If approaching from the north (IE: Leadville, Johnson's Village, Buena Vista)
, drive south on US.24 to Johnson's Village. US.24 will end and US.285 continues at this intersection. Follow this to Poncha Springs. Follow the signs for Hwy.50 east to Salida then resume the directions above.
For passenger cars, the road is rough, dirt and rock with some washboard sections. But a 2WD car could make it pretty far up the road if not to the first and lower summit. However, if the road becomes TOO rough, keep in mind, they're not too many places to back up and reverse course. It might be a good idea to simply park at the trailhead.
Methodist Mountain is located in national forest. So the restrictions are pretty minimal. Just make note of the private property located at the base. The road is gated in winter a few hundred meters from the parking area and there are private property signs posted. However, like mentioned, this precludes the small strip of land near the bottom of the road. Past this, it's all open.
I don't know when the gate is opened for the season, but considering MOST gated roads open on or around Memorial Day weekend if not a bit sooner, I'd expect it to be open mid-late May. This road is a through-fare to public lands. So per county regulations, the road itself, remains public.
There are plans to improve and enhance signage on the county roads south of Hwy.50 and in between Cty. Roads #111 to #107. But as I understand it, as of now, it's a low priority of Chaffee County.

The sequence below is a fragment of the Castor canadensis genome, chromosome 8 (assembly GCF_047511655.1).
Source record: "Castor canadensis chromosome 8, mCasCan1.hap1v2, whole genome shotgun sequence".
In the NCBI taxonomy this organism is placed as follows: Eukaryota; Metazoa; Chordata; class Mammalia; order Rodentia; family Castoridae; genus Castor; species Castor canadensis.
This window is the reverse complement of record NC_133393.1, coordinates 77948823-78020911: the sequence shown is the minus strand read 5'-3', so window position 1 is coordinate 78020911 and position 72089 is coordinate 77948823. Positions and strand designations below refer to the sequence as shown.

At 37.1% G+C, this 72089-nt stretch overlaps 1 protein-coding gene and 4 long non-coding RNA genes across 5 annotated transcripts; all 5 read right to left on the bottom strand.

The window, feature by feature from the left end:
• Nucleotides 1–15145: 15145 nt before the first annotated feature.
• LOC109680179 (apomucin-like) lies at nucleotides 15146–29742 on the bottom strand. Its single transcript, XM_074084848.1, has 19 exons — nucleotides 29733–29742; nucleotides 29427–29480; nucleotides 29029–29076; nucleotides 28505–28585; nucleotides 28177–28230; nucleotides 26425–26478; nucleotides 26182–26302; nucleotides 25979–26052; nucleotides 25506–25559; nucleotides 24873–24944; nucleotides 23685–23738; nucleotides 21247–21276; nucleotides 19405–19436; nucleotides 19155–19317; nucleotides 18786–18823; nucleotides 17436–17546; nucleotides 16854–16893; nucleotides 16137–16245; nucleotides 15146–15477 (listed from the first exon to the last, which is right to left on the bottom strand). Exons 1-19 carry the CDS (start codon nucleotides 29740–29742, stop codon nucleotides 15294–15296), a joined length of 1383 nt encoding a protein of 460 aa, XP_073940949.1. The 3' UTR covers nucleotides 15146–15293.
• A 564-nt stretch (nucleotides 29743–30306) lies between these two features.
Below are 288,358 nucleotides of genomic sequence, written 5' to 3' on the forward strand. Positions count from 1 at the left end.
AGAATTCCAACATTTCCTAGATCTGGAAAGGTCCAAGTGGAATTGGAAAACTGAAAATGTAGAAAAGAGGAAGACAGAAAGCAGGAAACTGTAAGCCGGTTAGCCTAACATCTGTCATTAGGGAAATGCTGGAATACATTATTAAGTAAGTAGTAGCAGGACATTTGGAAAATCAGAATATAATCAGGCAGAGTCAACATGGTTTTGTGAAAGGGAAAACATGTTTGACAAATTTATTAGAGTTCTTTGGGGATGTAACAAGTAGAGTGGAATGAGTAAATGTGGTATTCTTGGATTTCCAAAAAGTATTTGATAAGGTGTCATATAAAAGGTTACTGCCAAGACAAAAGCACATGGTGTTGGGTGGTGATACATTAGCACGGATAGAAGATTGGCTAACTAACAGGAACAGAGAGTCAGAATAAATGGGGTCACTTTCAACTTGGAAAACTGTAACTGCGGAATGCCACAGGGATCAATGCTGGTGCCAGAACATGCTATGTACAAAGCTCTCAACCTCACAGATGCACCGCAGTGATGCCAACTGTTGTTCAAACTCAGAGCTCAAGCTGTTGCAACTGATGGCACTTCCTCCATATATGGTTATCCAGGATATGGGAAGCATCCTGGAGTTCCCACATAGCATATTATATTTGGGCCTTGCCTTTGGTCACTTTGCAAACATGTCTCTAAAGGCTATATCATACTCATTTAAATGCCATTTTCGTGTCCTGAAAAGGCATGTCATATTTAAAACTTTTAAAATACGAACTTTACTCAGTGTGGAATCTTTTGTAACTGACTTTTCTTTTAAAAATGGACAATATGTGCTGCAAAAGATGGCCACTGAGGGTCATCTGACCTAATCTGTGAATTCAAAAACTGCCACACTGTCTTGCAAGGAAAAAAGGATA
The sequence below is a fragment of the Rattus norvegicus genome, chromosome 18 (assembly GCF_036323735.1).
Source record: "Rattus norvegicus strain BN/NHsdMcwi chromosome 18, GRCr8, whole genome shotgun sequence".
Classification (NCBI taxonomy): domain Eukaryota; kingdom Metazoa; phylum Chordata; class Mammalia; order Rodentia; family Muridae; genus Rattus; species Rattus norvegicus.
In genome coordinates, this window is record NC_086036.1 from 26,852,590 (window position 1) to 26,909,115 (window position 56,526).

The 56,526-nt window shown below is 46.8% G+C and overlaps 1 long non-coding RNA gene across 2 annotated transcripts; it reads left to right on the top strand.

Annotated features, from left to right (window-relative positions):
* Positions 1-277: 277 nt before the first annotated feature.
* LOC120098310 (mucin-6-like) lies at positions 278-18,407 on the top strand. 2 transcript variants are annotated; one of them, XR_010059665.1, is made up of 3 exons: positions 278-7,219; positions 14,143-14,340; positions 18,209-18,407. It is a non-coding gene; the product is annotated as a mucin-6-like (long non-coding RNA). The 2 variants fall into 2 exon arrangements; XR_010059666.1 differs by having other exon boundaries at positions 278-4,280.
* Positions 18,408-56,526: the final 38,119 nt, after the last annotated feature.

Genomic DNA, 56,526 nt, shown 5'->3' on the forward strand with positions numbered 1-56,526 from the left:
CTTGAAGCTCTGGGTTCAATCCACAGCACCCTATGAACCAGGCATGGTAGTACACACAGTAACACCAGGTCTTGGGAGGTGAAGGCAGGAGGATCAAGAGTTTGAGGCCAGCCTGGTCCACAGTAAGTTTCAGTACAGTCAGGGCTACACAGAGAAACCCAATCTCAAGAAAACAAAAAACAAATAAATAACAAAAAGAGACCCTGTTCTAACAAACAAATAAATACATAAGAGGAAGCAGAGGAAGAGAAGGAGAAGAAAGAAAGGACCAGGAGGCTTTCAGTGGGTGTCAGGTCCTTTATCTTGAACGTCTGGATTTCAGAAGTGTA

Also keep in mind, once on the summit, being SO CLOSE to major telecommunication towers like that, the broadband, radio waves & any other radiation waves can't be good for one's health. make your stay short!
Due to the property issues at the bottom, camping can't really be had until further up on the mountain. Much of the road traverse the northern and eastern slopes, so finding a level, flat spot to pitch a tent is going to be a hard sell. However, the summit is large, broad and flat. Plenty of opportunities exist there.
- Heart of the Rockies RV & tent Campground
16105 West Hwy.50
Salida, Co. 81201
(719) 539.4051 (reservations)
This formal and developed campground has 45 RV sites and 25 tent sites. There is free wireless (you know, so you can Facebook & stuff!)
, hot showers, restrooms, picnic tables, fire-pits and even laundry.
This place is located 10 miles west of Salida in between mile markers #211 and #212. $20.00/$24.00
(meadow site/next to stream
When to climb
This is a gentle mountain that caters well to all seasons. Summer and fall will be the most popular months. The mountain will be covered in hikers, 4x4'ing enthusiasts and mountain bikers. Not to mention, with fall, you have the added advantage of being surrounded by the yellows of the changing aspens.
Winter can be a quiet time. Winds are generally high and with a northern approach, temps can remain deceptively cold despite sunshine. But the road makes for a great track for cross-country skiing or snowshoeing.
External LinksColorado Guy (-out of Buena Vista)
Mountain Biking/Hiking Trail System